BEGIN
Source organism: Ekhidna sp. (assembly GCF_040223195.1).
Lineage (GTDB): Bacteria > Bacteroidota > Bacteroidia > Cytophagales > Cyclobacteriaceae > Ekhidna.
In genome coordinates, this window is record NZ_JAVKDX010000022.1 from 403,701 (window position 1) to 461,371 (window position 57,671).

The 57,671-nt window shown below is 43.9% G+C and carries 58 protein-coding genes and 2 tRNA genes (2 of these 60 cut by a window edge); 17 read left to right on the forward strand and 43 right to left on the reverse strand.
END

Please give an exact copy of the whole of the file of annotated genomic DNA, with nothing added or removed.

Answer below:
Source organism: Ekhidna sp. (assembly GCF_040223195.1).
Lineage (GTDB): Bacteria > Bacteroidota > Bacteroidia > Cytophagales > Cyclobacteriaceae > Ekhidna.
In genome coordinates, this window is record NZ_JAVKDX010000022.1 from 403,701 (window position 1) to 461,371 (window position 57,671).

The 57,671-nt window shown below is 43.9% G+C and carries 58 protein-coding genes and 2 tRNA genes (2 of these 60 cut by a window edge); 17 read left to right on the forward strand and 43 right to left on the reverse strand.